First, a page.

The Inside Story of the Snipers Who Broke ISIS
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A gritty account of street combat against the ruthless fighters of the Islamic State group.

In clear, thoughtful prose, Azad presents the experiences of many who responded to the jihadi threat in the Middle East. The author volunteered to join the Kurdish resistance against the Islamic State group in Rojava, a region that declared autonomy in the Syrian civil war, becoming an unlikely bulwark against extremism, especially considering their collective decision-making. “In Kobani,” he writes, “between September 2014 and January 2015, two thousand of our men and women stopped ISIS’ twelve thousand. Six months later, we pushed all the jihadis out of Rojava. Our defeat of ISIS set in motion their collapse.” The narrative alternates between the campaign for the town of Kobani and recollections of Azad’s upbringing, during which his progressive family experienced the territorial conflicts and aggression that have long bedeviled the Kurdish people. Although disillusioned with Iranian rule, Azad was obligated to serve in the military, from which he deserted in 2002, ultimately receiving asylum in the U.K. and learning English. Despite enjoying the West’s openness and opportunity, nearly a decade later he felt compelled to return. “Since my arrival in England,” he writes, “I had abandoned my purpose.” Azad’s small militia gradually secured Kobani despite numerous setbacks. They were aided by coalition air strikes against IS fighters, who were known for routinely committing atrocities. The flexibility of Kurdish defenders—they were able to move the small unit of snipers where most needed—allowed them to gradually seize the military initiative even though many volunteers did not return. “So many of my friends had died,” writes the author, “that I had acquired a new, unwanted duty: to survive, to keep their memories alive.” His ruminative prose reflects the unforgiving chaos of close-quarters battle between ruthless enemies, and he coolly describes the sniper’s isolated, time-consuming experience of combat.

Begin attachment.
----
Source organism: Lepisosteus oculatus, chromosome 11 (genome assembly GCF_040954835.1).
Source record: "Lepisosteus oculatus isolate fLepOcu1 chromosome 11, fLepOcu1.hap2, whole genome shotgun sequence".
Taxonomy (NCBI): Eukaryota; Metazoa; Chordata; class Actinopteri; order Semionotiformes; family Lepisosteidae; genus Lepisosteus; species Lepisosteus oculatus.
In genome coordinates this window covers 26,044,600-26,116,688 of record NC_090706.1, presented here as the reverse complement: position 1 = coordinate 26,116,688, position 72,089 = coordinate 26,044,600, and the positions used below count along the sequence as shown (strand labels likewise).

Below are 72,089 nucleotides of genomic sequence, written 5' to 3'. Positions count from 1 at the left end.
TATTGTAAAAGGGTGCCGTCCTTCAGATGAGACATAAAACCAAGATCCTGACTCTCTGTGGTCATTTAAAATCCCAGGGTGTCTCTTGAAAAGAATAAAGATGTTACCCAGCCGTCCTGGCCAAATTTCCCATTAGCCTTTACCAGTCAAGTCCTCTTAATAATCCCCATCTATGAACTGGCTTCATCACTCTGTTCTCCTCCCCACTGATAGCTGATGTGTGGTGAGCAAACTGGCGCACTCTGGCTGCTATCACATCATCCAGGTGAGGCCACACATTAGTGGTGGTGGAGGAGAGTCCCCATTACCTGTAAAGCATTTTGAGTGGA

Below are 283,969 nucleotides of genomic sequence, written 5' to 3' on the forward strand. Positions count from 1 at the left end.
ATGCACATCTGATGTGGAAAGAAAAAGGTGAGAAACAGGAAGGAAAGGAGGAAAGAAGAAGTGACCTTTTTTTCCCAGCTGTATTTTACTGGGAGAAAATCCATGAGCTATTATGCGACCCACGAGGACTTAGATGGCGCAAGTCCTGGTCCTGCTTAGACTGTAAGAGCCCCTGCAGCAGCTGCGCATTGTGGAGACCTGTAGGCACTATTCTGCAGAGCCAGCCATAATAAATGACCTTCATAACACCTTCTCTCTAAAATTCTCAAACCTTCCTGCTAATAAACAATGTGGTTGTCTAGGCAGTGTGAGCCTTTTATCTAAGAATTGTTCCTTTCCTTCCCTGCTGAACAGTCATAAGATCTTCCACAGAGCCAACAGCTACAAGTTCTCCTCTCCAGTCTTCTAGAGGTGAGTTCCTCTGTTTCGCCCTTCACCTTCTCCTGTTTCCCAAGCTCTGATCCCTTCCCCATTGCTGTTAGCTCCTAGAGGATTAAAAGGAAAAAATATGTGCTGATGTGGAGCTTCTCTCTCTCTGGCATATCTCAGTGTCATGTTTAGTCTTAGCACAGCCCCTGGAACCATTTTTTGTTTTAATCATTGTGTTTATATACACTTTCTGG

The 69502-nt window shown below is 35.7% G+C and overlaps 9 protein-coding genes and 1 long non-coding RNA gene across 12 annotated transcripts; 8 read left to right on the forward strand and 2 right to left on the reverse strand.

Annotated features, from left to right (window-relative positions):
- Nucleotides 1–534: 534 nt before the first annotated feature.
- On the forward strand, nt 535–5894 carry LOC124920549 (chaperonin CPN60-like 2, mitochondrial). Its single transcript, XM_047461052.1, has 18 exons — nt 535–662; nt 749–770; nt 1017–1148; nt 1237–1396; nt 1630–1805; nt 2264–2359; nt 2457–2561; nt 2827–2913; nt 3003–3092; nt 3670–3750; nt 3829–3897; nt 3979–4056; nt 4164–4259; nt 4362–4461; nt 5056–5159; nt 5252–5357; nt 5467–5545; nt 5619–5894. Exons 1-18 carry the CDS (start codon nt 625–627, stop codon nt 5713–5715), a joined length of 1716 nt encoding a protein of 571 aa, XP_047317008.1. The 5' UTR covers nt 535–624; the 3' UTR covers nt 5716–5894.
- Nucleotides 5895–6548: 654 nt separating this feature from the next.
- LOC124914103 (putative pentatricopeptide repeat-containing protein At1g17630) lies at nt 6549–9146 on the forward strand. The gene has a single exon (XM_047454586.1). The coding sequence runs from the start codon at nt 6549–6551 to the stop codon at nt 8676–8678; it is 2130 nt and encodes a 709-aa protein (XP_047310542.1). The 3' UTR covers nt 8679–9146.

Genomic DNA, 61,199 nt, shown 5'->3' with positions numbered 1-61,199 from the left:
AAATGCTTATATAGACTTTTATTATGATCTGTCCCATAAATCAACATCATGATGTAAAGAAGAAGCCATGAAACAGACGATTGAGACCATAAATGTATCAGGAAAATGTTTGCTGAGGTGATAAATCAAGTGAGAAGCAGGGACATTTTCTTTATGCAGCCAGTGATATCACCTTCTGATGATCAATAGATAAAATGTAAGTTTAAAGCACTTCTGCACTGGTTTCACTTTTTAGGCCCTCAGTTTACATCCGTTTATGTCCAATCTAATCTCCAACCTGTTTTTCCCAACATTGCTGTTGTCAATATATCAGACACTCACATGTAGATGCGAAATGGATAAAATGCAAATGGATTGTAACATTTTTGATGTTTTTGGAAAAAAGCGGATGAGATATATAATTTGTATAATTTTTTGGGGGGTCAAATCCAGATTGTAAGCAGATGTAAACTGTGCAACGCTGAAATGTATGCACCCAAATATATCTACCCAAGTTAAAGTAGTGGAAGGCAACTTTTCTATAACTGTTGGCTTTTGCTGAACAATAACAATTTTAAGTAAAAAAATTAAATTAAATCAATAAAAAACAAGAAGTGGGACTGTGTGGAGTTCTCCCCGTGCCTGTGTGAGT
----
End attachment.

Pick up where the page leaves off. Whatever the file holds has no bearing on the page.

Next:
A propulsive memoir that captures the grim reality of small-scale conflict and reveals the fragmented politics of the Middle East today.

Pub Date: Feb. 12th, 2019
ISBN: 978-0-8021-2907-9
Page count: 412pp
Publisher: Atlantic Monthly
Review Posted Online:
Kirkus Reviews Issue: Jan. 1st, 2019


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